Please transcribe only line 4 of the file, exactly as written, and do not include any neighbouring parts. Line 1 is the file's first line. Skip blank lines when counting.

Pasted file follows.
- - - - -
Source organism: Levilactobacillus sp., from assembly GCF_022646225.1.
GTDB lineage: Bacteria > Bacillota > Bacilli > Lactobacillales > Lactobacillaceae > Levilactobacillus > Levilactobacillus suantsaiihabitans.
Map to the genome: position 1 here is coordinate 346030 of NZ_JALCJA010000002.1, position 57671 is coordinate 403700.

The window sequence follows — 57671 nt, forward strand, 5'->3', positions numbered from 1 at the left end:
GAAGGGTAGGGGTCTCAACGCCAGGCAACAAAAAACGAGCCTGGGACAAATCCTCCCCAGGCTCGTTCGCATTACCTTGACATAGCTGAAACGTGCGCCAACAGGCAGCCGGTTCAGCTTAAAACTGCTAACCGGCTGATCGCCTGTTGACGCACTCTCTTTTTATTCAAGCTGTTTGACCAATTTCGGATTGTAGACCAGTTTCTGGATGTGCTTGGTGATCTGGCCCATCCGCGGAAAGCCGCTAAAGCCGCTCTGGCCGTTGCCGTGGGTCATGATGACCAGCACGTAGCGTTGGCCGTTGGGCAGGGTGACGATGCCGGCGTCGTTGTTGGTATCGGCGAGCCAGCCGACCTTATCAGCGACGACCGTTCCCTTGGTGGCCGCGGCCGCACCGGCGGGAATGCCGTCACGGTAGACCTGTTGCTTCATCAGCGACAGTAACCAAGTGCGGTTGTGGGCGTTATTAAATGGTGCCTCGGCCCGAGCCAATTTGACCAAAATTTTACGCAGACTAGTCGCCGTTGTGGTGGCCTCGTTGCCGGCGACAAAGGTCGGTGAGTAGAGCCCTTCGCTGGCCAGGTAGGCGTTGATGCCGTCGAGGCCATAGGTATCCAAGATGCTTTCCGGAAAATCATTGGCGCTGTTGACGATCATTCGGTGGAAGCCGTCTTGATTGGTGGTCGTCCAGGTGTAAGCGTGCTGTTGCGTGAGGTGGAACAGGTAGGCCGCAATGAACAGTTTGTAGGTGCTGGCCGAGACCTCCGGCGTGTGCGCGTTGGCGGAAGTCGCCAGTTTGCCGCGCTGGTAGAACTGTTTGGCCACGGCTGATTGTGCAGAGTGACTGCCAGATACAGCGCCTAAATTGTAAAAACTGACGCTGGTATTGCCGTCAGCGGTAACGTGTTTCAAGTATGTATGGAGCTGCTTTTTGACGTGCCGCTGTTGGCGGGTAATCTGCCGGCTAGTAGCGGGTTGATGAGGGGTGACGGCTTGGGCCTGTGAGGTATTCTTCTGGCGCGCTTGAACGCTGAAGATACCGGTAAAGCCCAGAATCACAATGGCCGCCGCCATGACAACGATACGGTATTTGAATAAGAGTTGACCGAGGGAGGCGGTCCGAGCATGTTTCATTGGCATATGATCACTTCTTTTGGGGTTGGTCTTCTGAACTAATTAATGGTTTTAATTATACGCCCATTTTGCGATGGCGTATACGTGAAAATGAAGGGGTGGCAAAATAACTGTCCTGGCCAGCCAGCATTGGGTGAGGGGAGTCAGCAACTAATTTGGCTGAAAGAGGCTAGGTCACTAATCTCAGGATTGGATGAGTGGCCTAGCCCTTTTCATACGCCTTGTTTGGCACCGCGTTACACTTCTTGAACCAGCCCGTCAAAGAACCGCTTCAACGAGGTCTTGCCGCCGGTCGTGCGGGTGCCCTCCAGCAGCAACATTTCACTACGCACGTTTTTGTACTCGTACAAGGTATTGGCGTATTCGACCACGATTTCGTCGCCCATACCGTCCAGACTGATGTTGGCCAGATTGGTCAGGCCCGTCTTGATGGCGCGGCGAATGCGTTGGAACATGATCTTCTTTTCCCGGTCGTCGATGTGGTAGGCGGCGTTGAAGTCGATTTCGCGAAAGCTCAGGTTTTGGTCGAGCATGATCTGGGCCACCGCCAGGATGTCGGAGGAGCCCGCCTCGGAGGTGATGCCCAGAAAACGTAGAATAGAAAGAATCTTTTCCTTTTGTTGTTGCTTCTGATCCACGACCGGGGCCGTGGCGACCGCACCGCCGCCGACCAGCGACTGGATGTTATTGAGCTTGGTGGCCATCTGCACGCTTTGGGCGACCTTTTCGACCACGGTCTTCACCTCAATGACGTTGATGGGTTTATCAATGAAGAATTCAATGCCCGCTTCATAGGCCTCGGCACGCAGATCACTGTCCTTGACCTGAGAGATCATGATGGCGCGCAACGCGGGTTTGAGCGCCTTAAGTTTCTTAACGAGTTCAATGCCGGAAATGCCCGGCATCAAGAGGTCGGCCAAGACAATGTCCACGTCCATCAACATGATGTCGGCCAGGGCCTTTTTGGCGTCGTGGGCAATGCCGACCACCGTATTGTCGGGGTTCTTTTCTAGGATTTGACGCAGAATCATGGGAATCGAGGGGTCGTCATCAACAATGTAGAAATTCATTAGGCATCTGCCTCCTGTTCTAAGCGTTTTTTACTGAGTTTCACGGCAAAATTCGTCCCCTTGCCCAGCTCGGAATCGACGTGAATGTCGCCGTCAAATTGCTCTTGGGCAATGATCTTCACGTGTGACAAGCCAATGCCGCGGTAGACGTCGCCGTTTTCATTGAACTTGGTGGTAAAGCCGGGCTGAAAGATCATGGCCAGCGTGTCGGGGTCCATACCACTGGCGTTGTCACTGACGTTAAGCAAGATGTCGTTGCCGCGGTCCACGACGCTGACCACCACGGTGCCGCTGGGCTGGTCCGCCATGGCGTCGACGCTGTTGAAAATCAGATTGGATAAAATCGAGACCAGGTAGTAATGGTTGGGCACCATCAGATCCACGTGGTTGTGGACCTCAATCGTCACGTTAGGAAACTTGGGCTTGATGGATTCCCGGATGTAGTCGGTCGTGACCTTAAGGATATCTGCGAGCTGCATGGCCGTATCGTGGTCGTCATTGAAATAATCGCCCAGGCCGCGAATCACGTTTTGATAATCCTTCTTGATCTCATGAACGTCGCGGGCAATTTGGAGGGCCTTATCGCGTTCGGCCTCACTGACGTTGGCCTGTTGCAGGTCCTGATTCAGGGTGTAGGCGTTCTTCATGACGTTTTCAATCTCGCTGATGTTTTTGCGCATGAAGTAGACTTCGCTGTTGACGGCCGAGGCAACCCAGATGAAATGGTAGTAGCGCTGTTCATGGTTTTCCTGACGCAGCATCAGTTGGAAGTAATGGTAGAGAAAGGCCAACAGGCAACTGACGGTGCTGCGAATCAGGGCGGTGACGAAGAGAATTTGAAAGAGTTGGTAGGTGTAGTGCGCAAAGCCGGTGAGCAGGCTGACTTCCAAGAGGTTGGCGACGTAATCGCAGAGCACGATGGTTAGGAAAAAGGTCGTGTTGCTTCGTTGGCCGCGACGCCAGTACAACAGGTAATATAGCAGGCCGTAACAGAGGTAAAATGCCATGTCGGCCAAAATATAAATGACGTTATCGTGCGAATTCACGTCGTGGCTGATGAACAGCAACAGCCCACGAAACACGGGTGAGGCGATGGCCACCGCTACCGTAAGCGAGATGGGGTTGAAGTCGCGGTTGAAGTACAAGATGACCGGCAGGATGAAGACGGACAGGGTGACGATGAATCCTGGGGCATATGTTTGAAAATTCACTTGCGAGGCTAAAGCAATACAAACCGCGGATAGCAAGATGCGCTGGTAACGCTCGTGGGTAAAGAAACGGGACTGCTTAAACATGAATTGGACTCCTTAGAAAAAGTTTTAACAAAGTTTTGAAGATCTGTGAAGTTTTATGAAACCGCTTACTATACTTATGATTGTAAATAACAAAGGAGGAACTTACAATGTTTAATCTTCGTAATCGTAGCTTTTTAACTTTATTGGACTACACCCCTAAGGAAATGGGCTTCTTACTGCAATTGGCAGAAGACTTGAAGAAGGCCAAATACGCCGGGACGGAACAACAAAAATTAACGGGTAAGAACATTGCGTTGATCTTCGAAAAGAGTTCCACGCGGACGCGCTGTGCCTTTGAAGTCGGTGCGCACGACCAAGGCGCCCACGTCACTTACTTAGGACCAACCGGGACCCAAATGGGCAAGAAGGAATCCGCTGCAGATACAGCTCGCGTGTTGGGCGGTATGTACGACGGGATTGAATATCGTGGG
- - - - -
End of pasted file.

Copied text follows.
The window sequence follows — 57671 nt, forward strand, 5'->3', positions numbered from 1 at the left end: